Sometimes the messiest recipes will be the most satisfying to nibble on. Chunky crab claws are given a lick of smoke then tossed with an intense sauce, which will have you licking your fingers and asking for extra napkins. You can even cook the crab claws on a griddle pan, however the smoke of any barbecue infuses the meat with bags of flavour.
6 crab claws
4 tbsp of chilli garlic sauce
1 tbsp of chilli oil, with sediment
2 tbsp of Shaoxing wine
1 tsp rice vinegar
3 spring onions, green part only, finely julienned
Set up a barbecue for direct cooking
Cook the crab claws for about 4-5 minutes each side, depending on size
Set aside to cool a little, then crack lightly
Combine the rest of the ingredients (in addition to the spring onion) in a tiny bowl, then transfer to a saucepan and heat gently until it starts to bubble
Toss with the crab claws and serve garnished with the spring onion
1. CRAB IS A GREAT SOURCE OF PROTEIN
Crab is among the finest possible dietary sources of protein available. It contains almost as much protein per 100 grammes as meats without anywhere near to the same degrees of saturated fat, which is related to an increased risk of heart disease.
The protein in crab is of high quality and, due to a not enough connective tissue, very digestible for people of all ages.
2. CRAB CONTAINS LONG-CHAIN OMEGA-3 ESSENTIAL FATTY ACIDS
Rich in vitamins and minerals, crab meat is also lower in fat and contains Omega-3 polyunsaturated acids.
Helps provide protection from heart disease and aids brain development. Some research shows that Omega-3 also inhibits aggressive behaviour.
And it’s not merely any old Omega-3 – it’s the long chain variety. These tend to be more beneficial to our health because they can be used immediately, unlike short-chain Omega-3 found in vegetables and oils; they need to be converted to the long chain form first which our anatomies aren’t very proficient at.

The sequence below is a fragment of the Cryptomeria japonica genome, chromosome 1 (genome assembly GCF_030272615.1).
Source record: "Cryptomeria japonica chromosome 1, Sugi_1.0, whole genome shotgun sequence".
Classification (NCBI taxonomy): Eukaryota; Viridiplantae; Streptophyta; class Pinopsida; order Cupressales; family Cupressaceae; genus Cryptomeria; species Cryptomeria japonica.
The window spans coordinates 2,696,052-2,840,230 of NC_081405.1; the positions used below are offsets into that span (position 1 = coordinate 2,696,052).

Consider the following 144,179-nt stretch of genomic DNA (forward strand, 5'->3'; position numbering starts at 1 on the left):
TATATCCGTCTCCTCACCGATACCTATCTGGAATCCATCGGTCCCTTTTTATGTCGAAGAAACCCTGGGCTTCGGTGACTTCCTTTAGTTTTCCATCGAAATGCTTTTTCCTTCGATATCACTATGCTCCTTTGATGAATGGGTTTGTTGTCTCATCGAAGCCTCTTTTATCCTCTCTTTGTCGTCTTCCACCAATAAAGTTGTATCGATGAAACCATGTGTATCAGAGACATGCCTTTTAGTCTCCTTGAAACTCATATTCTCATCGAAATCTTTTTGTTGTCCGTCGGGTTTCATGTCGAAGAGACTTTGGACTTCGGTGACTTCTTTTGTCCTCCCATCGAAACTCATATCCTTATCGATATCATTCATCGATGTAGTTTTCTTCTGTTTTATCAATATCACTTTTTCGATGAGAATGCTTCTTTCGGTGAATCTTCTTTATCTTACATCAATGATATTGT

100g of crab provides a third of the united kingdom recommended weekly intake of Omega-3.
3. CRAB CONTAINS SELENIUM
All shellfish are a good way to obtain Selenium but crab meat is specially abundant with it.
Selenium plays an integral role in the human’s antioxidant defence system, avoiding harm to cells and tissues.
Selenium also plays an important role in the function of the disease fighting capability, in thyroid hormone metabolism and synthesis in reproduction.
100g of crab meat provides 112% of the daily recommended value for men and 140% daily recommended value for women. Crab meat contains 3 times the amount of Selenium than cod and 12 times that of beef!
4. CRAB CONTAINS RIBOFLAVIN (VITAMIN B2)
As vitamins are water soluble, and therefore not stored in the body, they have to be obtained through our diet, such as through crab meat.
Riboflavin (Vitamin B2) is important in the production of steroids and red blood cells, the promotion of normal growth, and the maintenance of your skin, eyes and the nervous system.
Riboflavin also plays a role in iron absorption in the digestive tract and supports the game of antioxidants.
And take note all you athletes and bodybuilders: turnover of Riboflavin in the human body is thought to be related to energy expenditure, and thus physically active peoples may have an elevated dependence on Riboflavin in their diet.